This document refers to exterior and interior damage done to the battery by shot, neglect, weather, and theft, but gives no details or dimensions. The following parts of the battery's structure are in need of repairs the turf coverings of the merlons; shot damage to the towers; the tower staircases, which have been removed; the barracks floor, which are rotten; and the replacement of stolen lockwork at the barracks. In addition, the report states that during the period of British occupation the furnace was demolished to make two soldier's rooms, the barracks were partially roofed with boards; the platform of the two-faces deteriorated seriously, along with its interior wall, and the counterscarp, banquette and parapet fell into a semi-ruinous condition.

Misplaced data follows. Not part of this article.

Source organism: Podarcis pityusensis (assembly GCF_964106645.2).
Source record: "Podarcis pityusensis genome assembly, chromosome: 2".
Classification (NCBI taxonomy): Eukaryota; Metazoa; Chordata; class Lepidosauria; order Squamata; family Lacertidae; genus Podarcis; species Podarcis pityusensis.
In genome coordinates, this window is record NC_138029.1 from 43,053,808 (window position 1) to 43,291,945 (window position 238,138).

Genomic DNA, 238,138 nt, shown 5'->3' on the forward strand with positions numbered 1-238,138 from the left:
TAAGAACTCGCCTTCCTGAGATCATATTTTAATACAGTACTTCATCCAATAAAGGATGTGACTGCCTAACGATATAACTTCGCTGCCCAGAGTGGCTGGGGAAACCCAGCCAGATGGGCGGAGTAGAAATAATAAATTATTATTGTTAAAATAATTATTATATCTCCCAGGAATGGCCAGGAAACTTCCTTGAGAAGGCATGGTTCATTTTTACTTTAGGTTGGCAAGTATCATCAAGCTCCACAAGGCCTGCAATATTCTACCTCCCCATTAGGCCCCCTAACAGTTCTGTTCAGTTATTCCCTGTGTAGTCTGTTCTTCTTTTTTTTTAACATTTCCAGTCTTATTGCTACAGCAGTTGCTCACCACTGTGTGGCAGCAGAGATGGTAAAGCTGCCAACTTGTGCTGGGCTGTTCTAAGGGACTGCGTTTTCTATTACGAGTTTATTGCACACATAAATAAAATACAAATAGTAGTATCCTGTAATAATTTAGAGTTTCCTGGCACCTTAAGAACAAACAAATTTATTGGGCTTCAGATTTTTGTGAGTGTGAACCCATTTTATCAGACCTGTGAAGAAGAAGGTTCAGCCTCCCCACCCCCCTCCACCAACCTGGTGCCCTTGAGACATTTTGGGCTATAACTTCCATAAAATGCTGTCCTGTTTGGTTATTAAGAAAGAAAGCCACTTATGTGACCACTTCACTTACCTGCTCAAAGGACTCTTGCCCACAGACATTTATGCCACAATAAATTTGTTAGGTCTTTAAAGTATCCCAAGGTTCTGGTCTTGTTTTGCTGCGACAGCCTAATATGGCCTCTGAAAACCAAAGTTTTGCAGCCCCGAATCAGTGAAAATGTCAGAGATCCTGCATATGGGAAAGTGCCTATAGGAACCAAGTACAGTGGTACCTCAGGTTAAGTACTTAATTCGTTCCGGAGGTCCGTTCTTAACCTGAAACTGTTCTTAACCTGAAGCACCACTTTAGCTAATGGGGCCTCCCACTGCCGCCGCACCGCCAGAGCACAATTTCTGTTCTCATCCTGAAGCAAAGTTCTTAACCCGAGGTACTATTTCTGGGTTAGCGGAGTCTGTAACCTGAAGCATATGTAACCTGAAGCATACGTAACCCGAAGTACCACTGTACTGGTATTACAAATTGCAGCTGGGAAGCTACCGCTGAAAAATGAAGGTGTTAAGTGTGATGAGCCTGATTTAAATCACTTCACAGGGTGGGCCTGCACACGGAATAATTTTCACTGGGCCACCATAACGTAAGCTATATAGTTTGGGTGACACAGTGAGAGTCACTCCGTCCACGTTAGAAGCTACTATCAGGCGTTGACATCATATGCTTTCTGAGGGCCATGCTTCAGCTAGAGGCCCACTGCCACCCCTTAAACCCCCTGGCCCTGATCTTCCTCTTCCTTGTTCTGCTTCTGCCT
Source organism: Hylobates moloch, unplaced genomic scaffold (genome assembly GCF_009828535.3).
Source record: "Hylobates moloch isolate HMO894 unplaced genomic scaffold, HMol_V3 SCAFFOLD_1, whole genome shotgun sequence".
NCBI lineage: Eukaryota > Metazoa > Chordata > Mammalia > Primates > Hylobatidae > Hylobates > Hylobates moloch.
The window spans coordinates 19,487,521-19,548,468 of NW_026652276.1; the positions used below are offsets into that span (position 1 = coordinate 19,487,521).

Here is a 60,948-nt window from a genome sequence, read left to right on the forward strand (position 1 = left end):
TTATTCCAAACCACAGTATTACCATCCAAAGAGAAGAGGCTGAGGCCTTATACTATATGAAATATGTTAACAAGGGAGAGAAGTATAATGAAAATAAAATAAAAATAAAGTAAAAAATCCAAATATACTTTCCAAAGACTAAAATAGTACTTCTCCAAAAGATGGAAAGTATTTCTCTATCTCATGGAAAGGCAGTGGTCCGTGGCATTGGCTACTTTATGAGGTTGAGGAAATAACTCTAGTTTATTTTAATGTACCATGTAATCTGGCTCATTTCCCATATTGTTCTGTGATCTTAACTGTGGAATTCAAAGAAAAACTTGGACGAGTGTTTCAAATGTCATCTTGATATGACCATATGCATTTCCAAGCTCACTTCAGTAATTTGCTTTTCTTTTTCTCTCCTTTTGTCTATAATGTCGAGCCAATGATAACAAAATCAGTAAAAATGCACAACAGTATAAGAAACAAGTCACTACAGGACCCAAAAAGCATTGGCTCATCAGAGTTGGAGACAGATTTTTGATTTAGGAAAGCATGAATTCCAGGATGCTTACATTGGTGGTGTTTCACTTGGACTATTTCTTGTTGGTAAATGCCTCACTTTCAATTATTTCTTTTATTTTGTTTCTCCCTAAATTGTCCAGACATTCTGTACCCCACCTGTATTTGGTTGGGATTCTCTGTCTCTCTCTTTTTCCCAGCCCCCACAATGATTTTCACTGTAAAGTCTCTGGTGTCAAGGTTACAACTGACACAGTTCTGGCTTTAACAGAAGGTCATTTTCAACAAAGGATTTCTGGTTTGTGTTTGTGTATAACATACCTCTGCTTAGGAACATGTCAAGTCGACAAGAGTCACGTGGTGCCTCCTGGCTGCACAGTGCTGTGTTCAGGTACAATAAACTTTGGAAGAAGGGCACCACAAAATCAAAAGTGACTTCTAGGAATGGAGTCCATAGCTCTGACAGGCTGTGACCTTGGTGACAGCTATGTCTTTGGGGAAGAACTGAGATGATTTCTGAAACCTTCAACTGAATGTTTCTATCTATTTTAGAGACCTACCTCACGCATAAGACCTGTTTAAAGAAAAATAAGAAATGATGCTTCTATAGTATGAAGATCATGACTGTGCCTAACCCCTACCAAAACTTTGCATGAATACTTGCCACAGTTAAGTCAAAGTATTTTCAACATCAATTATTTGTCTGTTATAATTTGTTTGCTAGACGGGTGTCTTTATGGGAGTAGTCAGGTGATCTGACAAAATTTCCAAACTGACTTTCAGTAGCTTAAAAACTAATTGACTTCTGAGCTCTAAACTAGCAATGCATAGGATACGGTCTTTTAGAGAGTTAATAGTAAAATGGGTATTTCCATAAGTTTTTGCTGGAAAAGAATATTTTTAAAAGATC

This document includes estimations in square and cubic units, along with prices, of the masonry, brickwork, roughcasting, freestone, pinewood, planks, platform, slate, roof-boards, turf, door-fixtures, lockwork, and glass needed for the repair of the Royal Battery, Among the parts of the battery's structure in need of repair and reconstruction are: parts of the left wing tower masonry, the furnace, the counterscarp, the interior wall of the large platform, the crenellated wall in the place d'armes, (which had been entirely demolished by the English), hearths, the roughcastings of both towers, floors, the two main platforms, the slate roofing of the barracks, the wooden roofing of the towers, the turfing, and various doors, shutters, frames, and locks.